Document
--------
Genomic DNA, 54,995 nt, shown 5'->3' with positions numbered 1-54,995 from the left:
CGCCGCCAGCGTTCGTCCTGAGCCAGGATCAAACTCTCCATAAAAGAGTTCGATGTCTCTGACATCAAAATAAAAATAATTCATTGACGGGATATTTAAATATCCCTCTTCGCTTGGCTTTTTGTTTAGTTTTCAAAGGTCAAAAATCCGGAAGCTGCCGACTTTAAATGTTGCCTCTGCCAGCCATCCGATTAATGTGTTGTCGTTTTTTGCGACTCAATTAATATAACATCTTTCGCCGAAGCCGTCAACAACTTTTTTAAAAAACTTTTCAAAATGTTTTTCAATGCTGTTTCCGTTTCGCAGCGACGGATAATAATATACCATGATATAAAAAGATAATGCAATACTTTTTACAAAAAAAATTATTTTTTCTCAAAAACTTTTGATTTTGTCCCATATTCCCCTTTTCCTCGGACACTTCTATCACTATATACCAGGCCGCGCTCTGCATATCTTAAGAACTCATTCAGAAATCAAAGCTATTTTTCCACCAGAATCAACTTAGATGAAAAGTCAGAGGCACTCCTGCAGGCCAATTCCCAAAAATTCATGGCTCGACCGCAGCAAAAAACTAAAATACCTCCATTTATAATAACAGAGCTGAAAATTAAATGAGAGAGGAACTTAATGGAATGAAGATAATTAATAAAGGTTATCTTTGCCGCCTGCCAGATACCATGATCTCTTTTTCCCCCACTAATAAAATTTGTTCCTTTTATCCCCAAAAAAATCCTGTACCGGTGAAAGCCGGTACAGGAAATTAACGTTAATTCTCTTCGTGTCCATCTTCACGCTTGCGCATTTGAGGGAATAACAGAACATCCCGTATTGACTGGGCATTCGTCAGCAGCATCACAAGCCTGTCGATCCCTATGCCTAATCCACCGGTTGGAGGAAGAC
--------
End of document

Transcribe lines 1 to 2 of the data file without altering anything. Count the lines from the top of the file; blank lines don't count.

Genomic DNA, 54,995 nt, shown 5'->3' with positions numbered 1-54,995 from the left:
CGCCGCCAGCGTTCGTCCTGAGCCAGGATCAAACTCTCCATAAAAGAGTTCGATGTCTCTGACATCAAAATAAAAATAATTCATTGACGGGATATTTAAATATCCCTCTTCGCTTGGCTTTTTGTTTAGTTTTCAAAGGTCAAAAATCCGGAAGCTGCCGACTTTAAATGTTGCCTCTGCCAGCCATCCGATTAATGTGTTGTCGTTTTTTGCGACTCAATTAATATAACATCTTTCGCCGAAGCCGTCAACAACTTTTTTAAAAAACTTTTCAAAATGTTTTTCAATGCTGTTTCCGTTTCGCAGCGACGGATAATAATATACCATGATATAAAAAGATAATGCAATACTTTTTACAAAAAAAATTATTTTTTCTCAAAAACTTTTGATTTTGTCCCATATTCCCCTTTTCCTCGGACACTTCTATCACTATATACCAGGCCGCGCTCTGCATATCTTAAGAACTCATTCAGAAATCAAAGCTATTTTTCCACCAGAATCAACTTAGATGAAAAGTCAGAGGCACTCCTGCAGGCCAATTCCCAAAAATTCATGGCTCGACCGCAGCAAAAAACTAAAATACCTCCATTTATAATAACAGAGCTGAAAATTAAATGAGAGAGGAACTTAATGGAATGAAGATAATTAATAAAGGTTATCTTTGCCGCCTGCCAGATACCATGATCTCTTTTTCCCCCACTAATAAAATTTGTTCCTTTTATCCCCAAAAAAATCCTGTACCGGTGAAAGCCGGTACAGGAAATTAACGTTAATTCTCTTCGTGTCCATCTTCACGCTTGCGCATTTGAGGGAATAACAGAACATCCCGTATTGACTGGGCATTCGTCAGCAGCATCACAAGCCTGTCGATCCCTATGCCTAATCCACCGGTTGGAGGAAGAC